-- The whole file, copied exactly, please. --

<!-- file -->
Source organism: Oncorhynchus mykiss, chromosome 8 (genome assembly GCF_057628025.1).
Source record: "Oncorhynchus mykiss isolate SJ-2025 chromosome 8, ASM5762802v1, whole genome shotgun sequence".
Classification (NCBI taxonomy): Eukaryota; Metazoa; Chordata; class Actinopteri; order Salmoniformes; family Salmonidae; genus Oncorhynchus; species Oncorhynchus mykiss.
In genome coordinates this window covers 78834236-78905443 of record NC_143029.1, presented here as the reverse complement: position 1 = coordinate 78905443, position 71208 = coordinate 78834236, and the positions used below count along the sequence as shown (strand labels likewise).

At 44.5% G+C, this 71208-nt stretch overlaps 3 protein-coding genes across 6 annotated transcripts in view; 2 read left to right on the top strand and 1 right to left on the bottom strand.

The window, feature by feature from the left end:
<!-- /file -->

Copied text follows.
Source organism: Oncorhynchus mykiss, chromosome 8 (genome assembly GCF_057628025.1).
Source record: "Oncorhynchus mykiss isolate SJ-2025 chromosome 8, ASM5762802v1, whole genome shotgun sequence".
Classification (NCBI taxonomy): Eukaryota; Metazoa; Chordata; class Actinopteri; order Salmoniformes; family Salmonidae; genus Oncorhynchus; species Oncorhynchus mykiss.
In genome coordinates this window covers 78834236-78905443 of record NC_143029.1, presented here as the reverse complement: position 1 = coordinate 78905443, position 71208 = coordinate 78834236, and the positions used below count along the sequence as shown (strand labels likewise).

At 44.5% G+C, this 71208-nt stretch overlaps 3 protein-coding genes across 6 annotated transcripts in view; 2 read left to right on the top strand and 1 right to left on the bottom strand.

The window, feature by feature from the left end: